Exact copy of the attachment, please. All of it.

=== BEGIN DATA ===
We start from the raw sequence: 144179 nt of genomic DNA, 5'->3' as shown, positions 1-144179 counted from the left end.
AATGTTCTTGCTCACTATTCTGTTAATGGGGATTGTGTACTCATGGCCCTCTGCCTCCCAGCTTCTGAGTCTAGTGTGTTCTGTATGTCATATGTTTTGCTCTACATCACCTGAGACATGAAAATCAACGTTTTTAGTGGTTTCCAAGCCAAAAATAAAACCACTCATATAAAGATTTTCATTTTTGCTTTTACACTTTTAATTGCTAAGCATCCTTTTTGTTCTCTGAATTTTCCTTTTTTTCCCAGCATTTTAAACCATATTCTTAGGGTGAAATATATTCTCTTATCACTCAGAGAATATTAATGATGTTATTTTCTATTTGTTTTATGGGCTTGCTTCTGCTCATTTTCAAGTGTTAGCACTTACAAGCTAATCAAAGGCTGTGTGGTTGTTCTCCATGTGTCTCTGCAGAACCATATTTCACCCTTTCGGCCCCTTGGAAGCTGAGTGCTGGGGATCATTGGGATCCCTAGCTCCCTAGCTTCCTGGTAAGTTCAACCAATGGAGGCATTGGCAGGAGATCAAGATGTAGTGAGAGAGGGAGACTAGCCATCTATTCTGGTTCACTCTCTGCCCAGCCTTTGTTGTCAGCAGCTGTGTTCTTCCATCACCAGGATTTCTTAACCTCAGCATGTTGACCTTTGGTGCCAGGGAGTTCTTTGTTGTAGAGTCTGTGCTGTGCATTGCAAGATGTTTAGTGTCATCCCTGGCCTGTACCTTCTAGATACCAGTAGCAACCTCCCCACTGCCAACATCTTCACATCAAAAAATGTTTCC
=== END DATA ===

We start from the raw sequence: 144179 nt of genomic DNA, 5'->3' as shown, positions 1-144179 counted from the left end.
AATGTTCTTGCTCACTATTCTGTTAATGGGGATTGTGTACTCATGGCCCTCTGCCTCCCAGCTTCTGAGTCTAGTGTGTTCTGTATGTCATATGTTTTGCTCTACATCACCTGAGACATGAAAATCAACGTTTTTAGTGGTTTCCAAGCCAAAAATAAAACCACTCATATAAAGATTTTCATTTTTGCTTTTACACTTTTAATTGCTAAGCATCCTTTTTGTTCTCTGAATTTTCCTTTTTTTCCCAGCATTTTAAACCATATTCTTAGGGTGAAATATATTCTCTTATCACTCAGAGAATATTAATGATGTTATTTTCTATTTGTTTTATGGGCTTGCTTCTGCTCATTTTCAAGTGTTAGCACTTACAAGCTAATCAAAGGCTGTGTGGTTGTTCTCCATGTGTCTCTGCAGAACCATATTTCACCCTTTCGGCCCCTTGGAAGCTGAGTGCTGGGGATCATTGGGATCCCTAGCTCCCTAGCTTCCTGGTAAGTTCAACCAATGGAGGCATTGGCAGGAGATCAAGATGTAGTGAGAGAGGGAGACTAGCCATCTATTCTGGTTCACTCTCTGCCCAGCCTTTGTTGTCAGCAGCTGTGTTCTTCCATCACCAGGATTTCTTAACCTCAGCATGTTGACCTTTGGTGCCAGGGAGTTCTTTGTTGTAGAGTCTGTGCTGTGCATTGCAAGATGTTTAGTGTCATCCCTGGCCTGTACCTTCTAGATACCAGTAGCAACCTCCCCACTGCCAACATCTTCACATCAAAAAATGTTTCC